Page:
# Where to put weight so that 2 jointed rods are most likely to slip? [closed]

I'm doing the attached mechanics question for school and would like to know exactly why you the man standing in the middle of the system increases the likelihood of the system slipping. The solution says something quite hand wavy about the system being symetrical. I have tried to play around with the equations but have struggled with the unknown distance. Any help is much appreciated.

I did my calculations but I don't get the same answer. Look at my approach, maybe it'll get you some idea. The answer does not seem to be correct.

Let's look at the AB rod only and lets name the angle $$\theta$$ such that $$cos(\theta) = d/l$$.

In horizontal (x) direction you can write an equation:

$$\mu F_N = F \tag{1}$$ where $$F$$ is the force of AC rod acting on AB rod.

In vertical (y) direction:

$$mg + Mg = F_N \tag{2}$$ where $$M$$ is a mass of a person.

And you need third equation for momentum (let's say about point B):

$$Fl\sin(\theta) - mg\frac{l}{2}\cos(\theta) - Mgx\cos(\theta) = 0 \tag{3}$$

With little trigonometry you can get that $$\sin(\theta) = \sqrt{l^2 - d^2}/{l}$$

Substituting (1) and (2) into (3) you get:

$$\mu (m+M)gl\sin(\theta) - mg\frac{l}{2}\cos(\theta) - Mgx\cos(\theta) = 0$$

$$\mu = \frac{mg\frac{l}{2} + Mgx}{(m+M)gl\tan(\theta)}$$

$$\mu = \frac{(mg\frac{l}{2} + Mgx)d}{(m+M)gl\ \sqrt{l^2 - d^2}}\tag{4}$$

You are looking for minimal value of $$\mu$$ for which (4) holds for every x $$\in [0, l]$$. That value you get for x=l because there the $$torque$$ of the person is maximized.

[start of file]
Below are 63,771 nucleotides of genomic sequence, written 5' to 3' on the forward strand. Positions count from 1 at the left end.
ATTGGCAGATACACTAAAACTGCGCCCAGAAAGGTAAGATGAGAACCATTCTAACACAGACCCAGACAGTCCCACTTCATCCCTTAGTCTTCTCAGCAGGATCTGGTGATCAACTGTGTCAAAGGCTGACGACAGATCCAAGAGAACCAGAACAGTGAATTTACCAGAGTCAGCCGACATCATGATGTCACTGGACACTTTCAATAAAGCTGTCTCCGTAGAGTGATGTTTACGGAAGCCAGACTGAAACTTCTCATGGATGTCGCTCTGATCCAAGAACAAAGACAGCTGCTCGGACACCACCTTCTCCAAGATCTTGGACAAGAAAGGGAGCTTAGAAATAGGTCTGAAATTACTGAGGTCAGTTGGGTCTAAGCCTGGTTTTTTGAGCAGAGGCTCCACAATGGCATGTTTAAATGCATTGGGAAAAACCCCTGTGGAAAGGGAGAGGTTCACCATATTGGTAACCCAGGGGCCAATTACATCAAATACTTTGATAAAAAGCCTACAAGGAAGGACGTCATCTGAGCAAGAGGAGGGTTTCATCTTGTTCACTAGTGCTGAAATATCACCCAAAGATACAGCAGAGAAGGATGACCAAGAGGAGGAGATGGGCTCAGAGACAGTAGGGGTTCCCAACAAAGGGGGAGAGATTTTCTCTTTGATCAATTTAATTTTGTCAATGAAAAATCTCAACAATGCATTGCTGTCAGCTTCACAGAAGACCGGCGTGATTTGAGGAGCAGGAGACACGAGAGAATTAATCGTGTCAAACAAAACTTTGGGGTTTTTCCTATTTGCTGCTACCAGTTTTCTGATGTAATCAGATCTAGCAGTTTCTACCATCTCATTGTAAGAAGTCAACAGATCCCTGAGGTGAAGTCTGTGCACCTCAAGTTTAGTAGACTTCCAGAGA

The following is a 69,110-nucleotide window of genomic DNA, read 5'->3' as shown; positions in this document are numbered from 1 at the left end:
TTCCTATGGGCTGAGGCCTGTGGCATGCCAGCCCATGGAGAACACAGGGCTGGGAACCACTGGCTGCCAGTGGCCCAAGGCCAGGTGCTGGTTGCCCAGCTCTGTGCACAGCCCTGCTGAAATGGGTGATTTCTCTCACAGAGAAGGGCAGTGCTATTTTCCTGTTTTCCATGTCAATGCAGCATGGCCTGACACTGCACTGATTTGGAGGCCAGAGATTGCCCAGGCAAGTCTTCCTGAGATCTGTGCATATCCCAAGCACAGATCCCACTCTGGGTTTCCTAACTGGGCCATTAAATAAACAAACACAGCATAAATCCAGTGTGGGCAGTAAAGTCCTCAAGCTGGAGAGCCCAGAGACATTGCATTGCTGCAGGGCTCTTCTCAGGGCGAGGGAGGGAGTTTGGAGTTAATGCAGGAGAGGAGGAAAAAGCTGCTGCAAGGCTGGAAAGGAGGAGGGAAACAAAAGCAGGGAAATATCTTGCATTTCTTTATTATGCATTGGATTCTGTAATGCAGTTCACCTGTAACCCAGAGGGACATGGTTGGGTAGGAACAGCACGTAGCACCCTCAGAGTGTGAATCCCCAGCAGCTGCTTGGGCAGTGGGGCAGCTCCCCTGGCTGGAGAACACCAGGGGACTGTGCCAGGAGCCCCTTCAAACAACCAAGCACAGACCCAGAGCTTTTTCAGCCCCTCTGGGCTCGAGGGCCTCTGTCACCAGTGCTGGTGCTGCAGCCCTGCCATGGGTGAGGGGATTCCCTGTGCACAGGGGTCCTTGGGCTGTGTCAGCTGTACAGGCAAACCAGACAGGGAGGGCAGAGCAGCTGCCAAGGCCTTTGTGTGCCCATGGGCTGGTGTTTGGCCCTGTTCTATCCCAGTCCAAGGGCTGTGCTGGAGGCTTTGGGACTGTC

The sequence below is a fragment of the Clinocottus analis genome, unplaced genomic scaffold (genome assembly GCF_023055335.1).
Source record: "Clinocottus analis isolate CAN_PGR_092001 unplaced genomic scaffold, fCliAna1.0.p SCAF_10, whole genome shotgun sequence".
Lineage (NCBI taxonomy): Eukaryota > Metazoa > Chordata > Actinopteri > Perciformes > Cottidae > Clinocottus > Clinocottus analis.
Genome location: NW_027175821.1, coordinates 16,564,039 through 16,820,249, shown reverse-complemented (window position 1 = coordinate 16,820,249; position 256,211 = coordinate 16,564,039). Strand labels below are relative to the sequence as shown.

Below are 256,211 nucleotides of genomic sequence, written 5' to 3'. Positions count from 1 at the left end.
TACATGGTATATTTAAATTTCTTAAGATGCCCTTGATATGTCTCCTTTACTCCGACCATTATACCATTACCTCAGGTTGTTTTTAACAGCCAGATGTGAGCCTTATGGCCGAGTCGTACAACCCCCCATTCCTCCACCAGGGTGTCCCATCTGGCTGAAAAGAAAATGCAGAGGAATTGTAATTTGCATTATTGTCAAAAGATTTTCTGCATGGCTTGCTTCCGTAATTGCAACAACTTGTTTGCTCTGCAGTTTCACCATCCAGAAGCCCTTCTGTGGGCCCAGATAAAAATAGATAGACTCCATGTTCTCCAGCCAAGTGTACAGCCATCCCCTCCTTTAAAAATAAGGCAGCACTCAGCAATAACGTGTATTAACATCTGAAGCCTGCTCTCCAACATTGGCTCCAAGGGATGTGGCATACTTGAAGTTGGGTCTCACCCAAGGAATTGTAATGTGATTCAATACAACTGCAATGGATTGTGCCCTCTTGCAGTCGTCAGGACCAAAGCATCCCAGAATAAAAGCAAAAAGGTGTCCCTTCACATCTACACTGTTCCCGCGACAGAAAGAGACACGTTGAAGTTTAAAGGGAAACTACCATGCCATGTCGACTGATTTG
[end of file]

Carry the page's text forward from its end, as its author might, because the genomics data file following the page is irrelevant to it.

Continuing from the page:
You get:

$$\mu_\text{min} = \mu(x=l) = \frac{(m+2M)d}{2(m+M)\sqrt{l^2 - d^2}}$$

Since ladder and a person have the same weight, you get:

$$\mu_\text{min} = \frac{3d}{4\sqrt{l^2 - d^2}}$$

• Nicely done, but in a static situation we don't need momentum. – R.W. Bird Oct 7 '19 at 19:15
• I am sorry for bad naming... Where I said moment, I meant torque because in my language torque is named "moment", therefore the confusion. I edited the post, thanks. – Luka Mandić Oct 7 '19 at 19:39
• Sorry for the late response, for the second equation do you not have to take into account a vertical force from the rod AC on the rod AB. – Greevman Oct 12 '19 at 11:07
• there is no vertical force from AC to rod AB. You can see it like this. Let's say that there is a force from AC to AB in downward direction. By Newton's 3rd law, there should be a force from AB to AC in upward direction. By the symmetry of the problem, that cannot be true and therefore there is no vertical force. – Luka Mandić Oct 13 '19 at 11:40
• Sorry, if the man is on the right side of the ladder, there is a vertical component of force from the left side. – R.W. Bird Oct 15 '19 at 14:29

We are looking for a coefficient that can handle the maximum required friction. Considering only the right side ladder, putting the man at the top will maximize the CCW torque around point C. To balance this we need the maximum horizontal force from the left side ladder. The friction must equal this force. (Under conditions of symmetry, neither ladder can be pushing the other up or down.) (With “l” as the length of the ladder, the square root is the height, h..) Taking torques about the top or bottom of the ladder, I get a required coefficient of (¾) d / h.

• I have made a mistake. I forgot that for symmetry the man at the top must put half of his weight on each of the ladders. That changes the torque arund the lower end of the ladder and the normal force. The friction becomes Wd/h and the minimum coefficient becomes (Wd/h)/(3W/2) = (2d)/(3h). If the man puts all his weight on the right side ladder, then the force from the left side has an upward vertical component. Taking this into consideration requires torque equations from both ladders and yields the same result. – R.W. Bird Oct 8 '19 at 16:40